Better than Imagination: Lessons Learned from a Remote Internship

By Kyra Hanson, Intern

How you imagine your future is often quite different from how your story unfolds. At the beginning of my senior year of college, I had no firm direction of what specific industry of public relations I hoped to pursue, but I did have a clear image of working at an agency in a big city. I imagined the lack of parking spots, getting coffee at the same shop every morning, attending staff meetings in conference rooms and having countless random conversations with my coworkers.

Little did I know that starting out my PR career post-college, my car would remain in my driveway, I would get my coffee from the Keurig in my kitchen and all meetings and conversations with coworkers would take place over a computer. The truth is that sometimes your imagination fails. The future that it had set for you did not consider a much different, but even more wonderful future.

It is difficult to choose just one highlight from my time as an intern at The Hoffman Agency, because there are so many experiences that I recall fondly. However, one task that stands out to me is writing personalized pitches to reporters. I felt a bit like a detective — searching to find the most relevant journalist, learning all about what they have covered in the past, and then crafting a pitch that paints a picture of why they specifically should care about the client. I could go on and on, listing off experiences that were hard, but exciting; yet I think what stands out to me most is the lessons I have learned.

  1. Research is your best friend: Diving into the tech industry without any previous knowledge on B2B technology was a steep learning curve. Whether it was semiconductors or digital advertising, I was tasked with drafting social media captions, media pitches, blog posts, coverage reports and more for clients in these fields. To do so in an effective manner, I first needed to understand the companies, their products and the contributions they make to society. This meant reading relevant news, company websites, product descriptions, reviews and anything else I could get my hands on. While I still have leagues to learn about the industry and its key players, I rely every day on the importance of researching what you communicate about before you communicate it.
  2. Have fun and be human: Just because technology is an incredibly nuanced and complicated industry does not mean that it can’t be engaging and exciting as well. Grasping tone and formality for each client takes time, but through countless draft and revision processes, I found that it is valuable to communicate in a way that is approachable and maintains humanity. By incorporating the occasional emoji into a media pitch, along with puns and pop culture references in social media captions, I humanized my content. On paper, tech PR is companies communicating with other companies, industry leaders and consumers. However, at its core, tech PR is people communicating with other people. Therefore, authentic and dynamic storytelling is the best approach.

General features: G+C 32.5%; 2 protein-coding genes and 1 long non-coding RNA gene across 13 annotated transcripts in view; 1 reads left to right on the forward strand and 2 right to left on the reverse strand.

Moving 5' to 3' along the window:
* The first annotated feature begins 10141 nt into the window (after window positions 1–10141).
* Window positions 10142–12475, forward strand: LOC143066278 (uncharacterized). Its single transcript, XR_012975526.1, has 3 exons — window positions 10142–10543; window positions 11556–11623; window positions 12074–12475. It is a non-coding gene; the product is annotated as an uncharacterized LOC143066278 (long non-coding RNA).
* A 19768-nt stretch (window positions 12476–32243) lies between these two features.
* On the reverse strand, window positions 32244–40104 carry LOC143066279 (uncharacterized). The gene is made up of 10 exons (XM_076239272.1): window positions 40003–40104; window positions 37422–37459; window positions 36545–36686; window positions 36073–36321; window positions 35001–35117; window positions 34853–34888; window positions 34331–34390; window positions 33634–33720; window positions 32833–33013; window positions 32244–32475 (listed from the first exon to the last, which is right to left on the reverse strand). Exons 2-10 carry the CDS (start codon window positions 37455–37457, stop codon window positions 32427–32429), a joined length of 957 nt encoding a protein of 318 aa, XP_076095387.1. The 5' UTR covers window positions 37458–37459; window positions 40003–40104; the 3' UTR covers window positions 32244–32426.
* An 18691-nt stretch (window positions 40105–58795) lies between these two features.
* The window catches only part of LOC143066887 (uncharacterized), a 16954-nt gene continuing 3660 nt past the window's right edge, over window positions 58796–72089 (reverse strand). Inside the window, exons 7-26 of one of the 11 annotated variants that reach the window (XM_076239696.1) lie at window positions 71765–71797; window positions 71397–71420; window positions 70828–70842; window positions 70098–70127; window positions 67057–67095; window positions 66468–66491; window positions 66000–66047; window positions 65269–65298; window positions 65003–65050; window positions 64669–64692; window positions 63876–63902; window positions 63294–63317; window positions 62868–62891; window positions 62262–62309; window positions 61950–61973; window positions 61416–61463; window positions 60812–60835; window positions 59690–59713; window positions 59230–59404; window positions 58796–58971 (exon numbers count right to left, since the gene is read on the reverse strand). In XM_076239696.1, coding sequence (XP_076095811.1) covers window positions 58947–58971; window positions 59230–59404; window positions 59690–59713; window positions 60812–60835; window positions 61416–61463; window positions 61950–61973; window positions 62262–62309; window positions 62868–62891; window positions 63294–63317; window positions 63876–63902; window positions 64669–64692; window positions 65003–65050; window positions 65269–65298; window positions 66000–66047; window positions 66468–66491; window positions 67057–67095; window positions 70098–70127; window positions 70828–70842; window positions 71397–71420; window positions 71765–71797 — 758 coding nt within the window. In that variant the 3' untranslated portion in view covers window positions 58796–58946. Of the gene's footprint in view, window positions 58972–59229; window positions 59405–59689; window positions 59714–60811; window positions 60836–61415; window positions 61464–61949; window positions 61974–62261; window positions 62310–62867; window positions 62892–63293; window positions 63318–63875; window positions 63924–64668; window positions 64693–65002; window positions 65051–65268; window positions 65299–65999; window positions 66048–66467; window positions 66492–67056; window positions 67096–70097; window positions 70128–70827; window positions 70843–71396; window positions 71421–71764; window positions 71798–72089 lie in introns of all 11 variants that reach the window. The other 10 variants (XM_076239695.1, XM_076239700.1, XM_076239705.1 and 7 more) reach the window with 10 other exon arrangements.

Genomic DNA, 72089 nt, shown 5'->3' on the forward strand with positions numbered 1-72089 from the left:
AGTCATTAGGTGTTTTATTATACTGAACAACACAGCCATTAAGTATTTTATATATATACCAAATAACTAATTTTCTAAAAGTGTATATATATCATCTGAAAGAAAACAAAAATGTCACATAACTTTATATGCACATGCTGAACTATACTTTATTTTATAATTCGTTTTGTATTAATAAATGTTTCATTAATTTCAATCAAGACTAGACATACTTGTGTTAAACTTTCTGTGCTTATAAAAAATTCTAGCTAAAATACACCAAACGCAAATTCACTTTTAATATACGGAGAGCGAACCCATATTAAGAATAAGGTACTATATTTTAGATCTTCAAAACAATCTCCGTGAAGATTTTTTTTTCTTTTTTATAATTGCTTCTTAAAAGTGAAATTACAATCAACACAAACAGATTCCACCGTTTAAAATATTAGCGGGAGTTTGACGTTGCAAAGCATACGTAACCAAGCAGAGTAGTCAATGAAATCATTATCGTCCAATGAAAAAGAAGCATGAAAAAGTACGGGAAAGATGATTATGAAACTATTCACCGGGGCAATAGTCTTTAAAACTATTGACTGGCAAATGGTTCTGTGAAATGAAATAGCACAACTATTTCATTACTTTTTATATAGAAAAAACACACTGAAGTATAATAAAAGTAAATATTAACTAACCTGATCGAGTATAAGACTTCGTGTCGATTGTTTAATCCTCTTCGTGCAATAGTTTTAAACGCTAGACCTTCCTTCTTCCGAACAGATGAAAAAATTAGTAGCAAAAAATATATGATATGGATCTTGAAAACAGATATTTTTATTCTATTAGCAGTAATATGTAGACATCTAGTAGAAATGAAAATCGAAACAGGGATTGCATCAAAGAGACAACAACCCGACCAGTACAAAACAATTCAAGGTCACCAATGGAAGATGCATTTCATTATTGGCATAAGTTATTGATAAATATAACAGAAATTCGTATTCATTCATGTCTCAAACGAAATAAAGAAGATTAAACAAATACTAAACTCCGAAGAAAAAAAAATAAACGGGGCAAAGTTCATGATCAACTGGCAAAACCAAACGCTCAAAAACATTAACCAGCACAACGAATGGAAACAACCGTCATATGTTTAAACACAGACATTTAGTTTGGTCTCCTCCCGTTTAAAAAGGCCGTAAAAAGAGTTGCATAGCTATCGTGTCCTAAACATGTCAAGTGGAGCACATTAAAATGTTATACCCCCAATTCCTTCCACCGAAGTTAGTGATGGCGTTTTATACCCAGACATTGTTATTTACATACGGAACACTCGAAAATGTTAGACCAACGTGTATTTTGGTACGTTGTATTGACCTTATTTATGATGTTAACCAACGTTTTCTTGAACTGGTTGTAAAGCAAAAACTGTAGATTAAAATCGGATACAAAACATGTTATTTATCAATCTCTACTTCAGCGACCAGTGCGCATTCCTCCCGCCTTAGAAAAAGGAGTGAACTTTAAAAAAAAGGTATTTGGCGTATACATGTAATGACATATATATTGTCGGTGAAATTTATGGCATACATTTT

1. Communication is key: Starting a full-time internship right out of college, remotely nonetheless, was a big step. While I was initially nervous, that soon passed once I realized how supportive the Hoffman community is. Every member of my team made sure I had the examples, resources and insight I needed to succeed. Along with that, communication played a big role when there was an unexpected task, or too many tasks with not enough time. If that were the case, all I needed to do was convey the situation to my teammates and figure out how to prioritize and proceed. Early on, my manager, Shannon Nelson, passed on an old adage, “It’s PR, not ER,” meaning that the stakes are not life and death. If there is not enough bandwidth to finish a task, it is not the end of the world. You just need to be clear about what is on your plate and what you need help with. Through countless emails, IMs and Zoom calls, I feel very close with and welcome in this community of people, the majority of which I have not even met yet.

The final lesson would be, do not get too caught up in thinking about the future, but rather just embrace the opportunity at hand, learn all you can from it and know that more exciting things are on their way. For the time being, I am thankful for such a nurturing team, to help show me the ropes and teach me more each day, and I am thankful that this is just the beginning.

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